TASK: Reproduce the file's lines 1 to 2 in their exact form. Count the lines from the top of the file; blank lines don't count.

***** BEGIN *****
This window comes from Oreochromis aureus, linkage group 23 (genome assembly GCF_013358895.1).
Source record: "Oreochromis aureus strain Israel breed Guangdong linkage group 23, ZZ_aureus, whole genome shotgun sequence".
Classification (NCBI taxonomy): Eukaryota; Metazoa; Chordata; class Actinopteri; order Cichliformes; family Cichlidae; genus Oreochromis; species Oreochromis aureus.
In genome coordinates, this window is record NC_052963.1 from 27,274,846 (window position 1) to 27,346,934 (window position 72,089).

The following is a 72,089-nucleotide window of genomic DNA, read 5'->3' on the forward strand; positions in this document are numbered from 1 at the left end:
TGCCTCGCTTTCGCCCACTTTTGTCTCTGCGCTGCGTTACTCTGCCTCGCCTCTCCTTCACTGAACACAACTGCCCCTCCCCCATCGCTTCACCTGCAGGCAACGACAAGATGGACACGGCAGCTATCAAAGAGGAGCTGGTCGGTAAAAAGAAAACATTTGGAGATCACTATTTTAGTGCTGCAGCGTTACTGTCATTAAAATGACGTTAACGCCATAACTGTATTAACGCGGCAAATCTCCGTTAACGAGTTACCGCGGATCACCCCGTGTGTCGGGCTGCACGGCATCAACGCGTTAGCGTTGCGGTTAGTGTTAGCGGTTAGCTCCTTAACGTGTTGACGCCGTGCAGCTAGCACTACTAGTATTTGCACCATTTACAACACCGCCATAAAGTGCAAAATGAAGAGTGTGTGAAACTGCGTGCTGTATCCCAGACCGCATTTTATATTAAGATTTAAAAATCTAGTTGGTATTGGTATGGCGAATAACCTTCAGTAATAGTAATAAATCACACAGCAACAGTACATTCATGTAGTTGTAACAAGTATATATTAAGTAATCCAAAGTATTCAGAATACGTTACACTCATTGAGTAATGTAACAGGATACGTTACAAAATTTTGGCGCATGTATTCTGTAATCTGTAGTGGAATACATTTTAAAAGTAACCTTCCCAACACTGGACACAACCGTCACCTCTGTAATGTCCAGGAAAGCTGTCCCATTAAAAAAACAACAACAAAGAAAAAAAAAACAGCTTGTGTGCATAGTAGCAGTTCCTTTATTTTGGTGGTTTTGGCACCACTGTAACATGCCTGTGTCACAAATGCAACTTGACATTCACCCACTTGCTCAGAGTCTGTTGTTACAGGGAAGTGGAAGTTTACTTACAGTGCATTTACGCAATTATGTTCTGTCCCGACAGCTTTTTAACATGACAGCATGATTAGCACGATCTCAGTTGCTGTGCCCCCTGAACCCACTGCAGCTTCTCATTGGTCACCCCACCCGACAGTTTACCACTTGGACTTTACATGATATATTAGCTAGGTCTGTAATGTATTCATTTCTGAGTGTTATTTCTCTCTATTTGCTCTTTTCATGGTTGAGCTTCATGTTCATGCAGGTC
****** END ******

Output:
This window comes from Oreochromis aureus, linkage group 23 (genome assembly GCF_013358895.1).
Source record: "Oreochromis aureus strain Israel breed Guangdong linkage group 23, ZZ_aureus, whole genome shotgun sequence".